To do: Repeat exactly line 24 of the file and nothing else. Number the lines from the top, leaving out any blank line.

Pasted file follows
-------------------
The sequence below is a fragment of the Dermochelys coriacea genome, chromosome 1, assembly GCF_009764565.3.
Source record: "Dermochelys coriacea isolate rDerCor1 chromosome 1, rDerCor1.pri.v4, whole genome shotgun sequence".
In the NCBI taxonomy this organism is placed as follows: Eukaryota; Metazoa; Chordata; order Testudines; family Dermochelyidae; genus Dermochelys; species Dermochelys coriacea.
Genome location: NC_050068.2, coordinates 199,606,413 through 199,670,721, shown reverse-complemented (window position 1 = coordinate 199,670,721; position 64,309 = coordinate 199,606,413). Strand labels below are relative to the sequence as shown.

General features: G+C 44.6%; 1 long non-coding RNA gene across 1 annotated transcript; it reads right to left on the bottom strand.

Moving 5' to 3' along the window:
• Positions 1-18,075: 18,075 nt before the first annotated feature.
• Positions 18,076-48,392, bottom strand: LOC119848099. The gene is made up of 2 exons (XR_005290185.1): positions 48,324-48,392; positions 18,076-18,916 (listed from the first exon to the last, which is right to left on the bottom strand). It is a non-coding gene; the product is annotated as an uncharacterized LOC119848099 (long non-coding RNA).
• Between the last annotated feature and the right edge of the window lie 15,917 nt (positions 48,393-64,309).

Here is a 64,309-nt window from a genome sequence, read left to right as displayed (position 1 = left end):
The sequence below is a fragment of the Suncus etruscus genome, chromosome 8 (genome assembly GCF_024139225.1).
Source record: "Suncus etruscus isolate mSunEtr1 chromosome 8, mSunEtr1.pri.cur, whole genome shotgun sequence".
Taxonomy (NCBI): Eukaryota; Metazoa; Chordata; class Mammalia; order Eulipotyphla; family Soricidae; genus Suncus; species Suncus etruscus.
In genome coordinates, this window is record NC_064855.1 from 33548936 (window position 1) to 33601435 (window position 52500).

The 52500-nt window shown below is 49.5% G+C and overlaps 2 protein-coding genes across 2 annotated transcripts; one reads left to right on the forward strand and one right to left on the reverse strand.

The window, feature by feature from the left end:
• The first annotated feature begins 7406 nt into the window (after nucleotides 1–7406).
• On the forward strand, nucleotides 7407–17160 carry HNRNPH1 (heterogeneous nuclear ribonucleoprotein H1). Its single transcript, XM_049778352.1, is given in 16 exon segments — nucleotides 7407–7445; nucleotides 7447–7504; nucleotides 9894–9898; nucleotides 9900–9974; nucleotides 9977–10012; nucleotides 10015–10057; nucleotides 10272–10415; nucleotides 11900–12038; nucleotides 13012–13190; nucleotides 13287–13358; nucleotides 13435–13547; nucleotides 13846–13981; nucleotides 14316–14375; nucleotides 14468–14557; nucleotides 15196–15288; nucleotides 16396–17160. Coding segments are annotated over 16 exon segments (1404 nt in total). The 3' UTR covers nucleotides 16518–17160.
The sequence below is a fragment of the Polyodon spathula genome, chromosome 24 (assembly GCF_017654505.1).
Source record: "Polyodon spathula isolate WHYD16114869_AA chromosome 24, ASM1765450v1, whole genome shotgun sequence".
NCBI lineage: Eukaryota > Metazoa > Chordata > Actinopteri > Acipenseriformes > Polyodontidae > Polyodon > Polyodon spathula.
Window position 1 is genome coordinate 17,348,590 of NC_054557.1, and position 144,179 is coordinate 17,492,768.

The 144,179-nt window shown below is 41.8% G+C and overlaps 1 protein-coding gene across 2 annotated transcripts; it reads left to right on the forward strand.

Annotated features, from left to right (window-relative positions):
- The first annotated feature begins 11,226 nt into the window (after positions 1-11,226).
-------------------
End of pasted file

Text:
Annotated features, from left to right (window-relative positions):